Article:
The financial markets have crashed and world economies have been crippled by the havoc of the past few weeks. The task of restructuring the world economy is looming large before global leaders. If one sees the financial crisis in light of the already impending issue of climate change and food crisis, one wonders what fate has in store for the common man.
How can such crises be averted? Is there a need for reorientation of the principles of economics? Is globalization to be blamed? The developing world is restive about the spillover effects of the crisis. The capitalists are concerned about ruined financial institutions. Though bailouts were necessary to salvage sinking financial institutions instantly, the need of the hour is to find a sustainable solution for the long run.
Thousands of harrowed investors, who lost their money in the crisis, will tell you that mindless speculation was what caused the catastrophe. They urge to bring down the casino economy of speculation. But experts believe that speculation is necessary to maintain liquidity in financial markets Thus, economists need to find a way by which market speculation can be controlled without harming liquidity. It is time that we gave due consideration to James Tobin’s proposal of taxing currency speculation.
James Tobin, an American Nobel prize-winning economist, made a simple proposition in 1978- a levy of 1% tax on all international currency transactions. The tax was proposed to achieve economic stability, as it would effectively discourage speculation in currency transactions. A trillion dollars worth transactions take place in the currency market every day. This market is so large and volatile, that central banks can no longer protect the currency of their own nations. Even a 0.1-0.5% tax would deter short-term trading, and thus shrink the volume of daily currency trading. Such a contraction would restore the ability of countries to control their currency.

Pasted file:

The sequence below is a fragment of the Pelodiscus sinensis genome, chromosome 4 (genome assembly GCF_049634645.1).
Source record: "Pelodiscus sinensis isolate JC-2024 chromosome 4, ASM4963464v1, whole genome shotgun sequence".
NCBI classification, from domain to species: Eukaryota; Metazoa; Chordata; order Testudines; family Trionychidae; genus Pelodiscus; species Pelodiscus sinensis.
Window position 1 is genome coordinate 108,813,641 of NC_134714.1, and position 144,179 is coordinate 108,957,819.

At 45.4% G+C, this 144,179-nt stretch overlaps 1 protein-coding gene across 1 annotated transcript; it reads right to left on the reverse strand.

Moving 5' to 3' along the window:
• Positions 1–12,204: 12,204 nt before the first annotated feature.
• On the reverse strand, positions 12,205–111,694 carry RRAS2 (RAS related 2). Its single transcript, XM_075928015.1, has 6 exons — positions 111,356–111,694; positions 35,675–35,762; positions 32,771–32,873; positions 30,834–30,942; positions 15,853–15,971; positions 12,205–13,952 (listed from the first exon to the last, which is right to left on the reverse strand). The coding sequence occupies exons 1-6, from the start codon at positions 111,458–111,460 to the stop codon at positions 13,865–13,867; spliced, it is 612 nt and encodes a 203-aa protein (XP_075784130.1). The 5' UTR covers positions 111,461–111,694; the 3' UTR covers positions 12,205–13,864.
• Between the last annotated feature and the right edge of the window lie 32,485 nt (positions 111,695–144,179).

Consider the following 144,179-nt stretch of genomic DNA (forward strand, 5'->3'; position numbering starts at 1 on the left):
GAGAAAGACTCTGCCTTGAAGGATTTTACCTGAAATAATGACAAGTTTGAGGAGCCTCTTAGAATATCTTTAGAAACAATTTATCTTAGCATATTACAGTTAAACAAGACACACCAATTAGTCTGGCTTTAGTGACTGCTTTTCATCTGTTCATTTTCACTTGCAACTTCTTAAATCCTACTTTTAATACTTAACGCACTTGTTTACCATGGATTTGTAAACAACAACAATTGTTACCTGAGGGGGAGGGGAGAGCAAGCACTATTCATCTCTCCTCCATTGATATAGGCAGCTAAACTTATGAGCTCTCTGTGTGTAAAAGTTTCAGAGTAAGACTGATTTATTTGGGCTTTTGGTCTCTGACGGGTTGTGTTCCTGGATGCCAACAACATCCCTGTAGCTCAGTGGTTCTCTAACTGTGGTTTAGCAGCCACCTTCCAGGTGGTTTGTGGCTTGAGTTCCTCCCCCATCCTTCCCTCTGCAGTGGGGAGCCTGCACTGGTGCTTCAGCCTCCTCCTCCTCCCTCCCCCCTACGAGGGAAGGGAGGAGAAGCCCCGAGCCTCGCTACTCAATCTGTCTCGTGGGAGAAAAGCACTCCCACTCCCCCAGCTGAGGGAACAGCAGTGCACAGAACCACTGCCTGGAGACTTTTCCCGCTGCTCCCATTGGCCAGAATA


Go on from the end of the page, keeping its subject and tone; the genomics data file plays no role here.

Tobin’s proposal has been accepted by economists as an innovative and efficacious policy, but little has been done towards actually implementing the tax. Only Canada and a few Latin American countries like Venezuela, Argentina and Brazil have adopted it on a small scale. Critics’ feel that the tax would “constrain globalization and dry up world liquidity”. But the tax can prove fruitful if applied selectively. Adoption by the major currency nations, like the US, would accomplish the volume-shrinking goal. Reduction in liquidity would be less in this case.
The benefits of the tax for the developing world are enormous as it can protect it from spillovers of financial crises. Currencies of Asian countries have devalued in the recent financial crisis. When currency is devalued, existing problems like unemployment and inequality of income exacerbate. Conventional economic methods like reduction of interest rates are proving unsuccessful in overcoming these difficulties.
What is needed now is political consent and initiative. The ATTAC (Action for the Taxation of Transactions for the Benefit of Citizens) association, which strives to protect the “victims of speculative capitalism and ultraliberal markets”, has continually urged the EU for the implementation of the Tobin Tax. It has also suggested the use of tax revenues towards global welfare issues like poverty and environment protection. We should be asking our elected representatives to look seriously at this opportunity to reverse the damages of the crisis. Only through a revolutionary shift in the perspective of policy makers can the world hope to recover from such a crisis.